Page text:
Unproductive board meetings waste time, demotivate board members and frustrate staff.  While most boards function relatively well, they may not be functioning at their highest level. Here are several simple changes you can make right now that will keep your meetings productive and on target.

Implement a consent agenda. A consent agenda is a single action item at the start of board meetings that typically includes board minutes, financial information, and anything else that may need approval but can be distributed and read by board members ahead of time.  Many boards start off the meeting by reading the prior minutes, but this can disengage members right off the bat.  Instead, ensure consent items are distributed in advance and save time by only discussing questions and then approving the consent agenda.

Reinforce your mission and goals. Board members rotate on and off, making it easy for management to forget that the current board members may not have a thorough knowledge of the mission and goals of the organization. Also, while an annual retreat is a good way to create goals, it shouldn’t be the only time this is done. Taking a small amount of time to update the board on what is taking place from a programming standpoint, including what new projects or tasks are coming up, and also recapping the goals identified by the board can put the rest of the meeting into perspective.  Asking a recipient who has benefited from the organization to say a few words about his/her experience can also encourage board members to work harder, give more and become more involved.

Create a detailed meeting agenda. Agendas are often standard from one meeting to the next with committee heads giving updates and then covering new and old business.  To keep meetings fresh, try creating a more detailed agenda that lists individual goals rather than a simple committee update.  While discussing these goals, select an individual to champion each goal. Then that individual will be responsible to see it through and update the board on its progress.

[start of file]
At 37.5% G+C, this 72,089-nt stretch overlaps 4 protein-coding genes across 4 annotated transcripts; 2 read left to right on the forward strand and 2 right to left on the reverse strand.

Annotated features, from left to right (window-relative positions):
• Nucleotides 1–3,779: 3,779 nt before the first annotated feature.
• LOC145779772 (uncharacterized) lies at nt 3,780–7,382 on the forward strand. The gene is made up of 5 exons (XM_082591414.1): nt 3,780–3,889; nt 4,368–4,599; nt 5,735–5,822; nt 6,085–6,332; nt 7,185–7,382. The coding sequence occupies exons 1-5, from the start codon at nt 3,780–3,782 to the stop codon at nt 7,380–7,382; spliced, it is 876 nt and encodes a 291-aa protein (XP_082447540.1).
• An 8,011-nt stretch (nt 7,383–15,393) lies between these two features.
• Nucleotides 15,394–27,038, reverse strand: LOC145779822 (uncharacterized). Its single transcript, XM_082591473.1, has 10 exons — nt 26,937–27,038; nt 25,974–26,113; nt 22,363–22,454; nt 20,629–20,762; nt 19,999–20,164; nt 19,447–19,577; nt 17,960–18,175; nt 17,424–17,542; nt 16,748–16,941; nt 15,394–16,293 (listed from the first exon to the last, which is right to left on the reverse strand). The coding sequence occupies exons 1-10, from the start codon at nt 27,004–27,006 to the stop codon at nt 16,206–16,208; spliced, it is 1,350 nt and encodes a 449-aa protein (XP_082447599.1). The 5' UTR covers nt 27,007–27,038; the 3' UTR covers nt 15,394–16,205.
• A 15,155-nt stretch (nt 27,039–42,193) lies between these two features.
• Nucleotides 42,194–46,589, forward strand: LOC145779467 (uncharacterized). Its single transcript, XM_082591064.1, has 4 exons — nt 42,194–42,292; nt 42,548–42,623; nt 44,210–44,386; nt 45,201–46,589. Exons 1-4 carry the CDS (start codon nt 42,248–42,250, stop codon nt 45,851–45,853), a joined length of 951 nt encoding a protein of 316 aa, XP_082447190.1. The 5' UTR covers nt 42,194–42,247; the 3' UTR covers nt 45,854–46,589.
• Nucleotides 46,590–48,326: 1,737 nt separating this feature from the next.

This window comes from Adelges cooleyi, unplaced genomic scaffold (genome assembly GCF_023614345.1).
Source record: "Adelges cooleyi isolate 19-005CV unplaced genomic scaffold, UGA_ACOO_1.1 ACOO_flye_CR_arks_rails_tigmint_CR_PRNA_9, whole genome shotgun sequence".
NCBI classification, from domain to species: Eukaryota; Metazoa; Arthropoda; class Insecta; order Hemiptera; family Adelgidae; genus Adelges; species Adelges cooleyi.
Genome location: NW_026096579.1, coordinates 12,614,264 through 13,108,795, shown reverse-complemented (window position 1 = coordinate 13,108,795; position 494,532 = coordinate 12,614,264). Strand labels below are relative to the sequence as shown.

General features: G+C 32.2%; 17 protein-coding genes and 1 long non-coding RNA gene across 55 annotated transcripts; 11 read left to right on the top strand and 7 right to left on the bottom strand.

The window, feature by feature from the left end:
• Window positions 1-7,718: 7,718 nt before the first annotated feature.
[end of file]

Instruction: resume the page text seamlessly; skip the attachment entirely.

Begin and end each meeting on time. This will set an ongoing expectation that you value the board’s time and want the meetings to be productive and succinct. Everyone will be prepared to get down to business and stay focused. If one or two members dominate the meeting, the president can ask them to finish their points so the meeting can move on to other topics.

Conduct a Board Self-Assessment

Aside from meetings, if you don’t feel your board runs efficiently, perhaps a self-assessment will help.  

Do you have any gaps in board expertise that need to be filled?

Is the board fulfilling the organization’s mission and goals?

An assessment of how the board is performing is the best way for everyone to fully understand their roles and duties. Asking each member to reflect on his or her role will identify whether or not everyone is on the same page. Then you can make adjustments accordingly. The National Council Nonprofits has an excellent tool to assist with self-assessments.

Eventually, you will then be able to measure the board’s effectiveness in supporting the mission. Boards that assess their performance regularly perform better on core responsibilities.

Running an efficient board meeting helps everyone to stay focused, energizes board members and leads to improving the overall effectiveness of the board.

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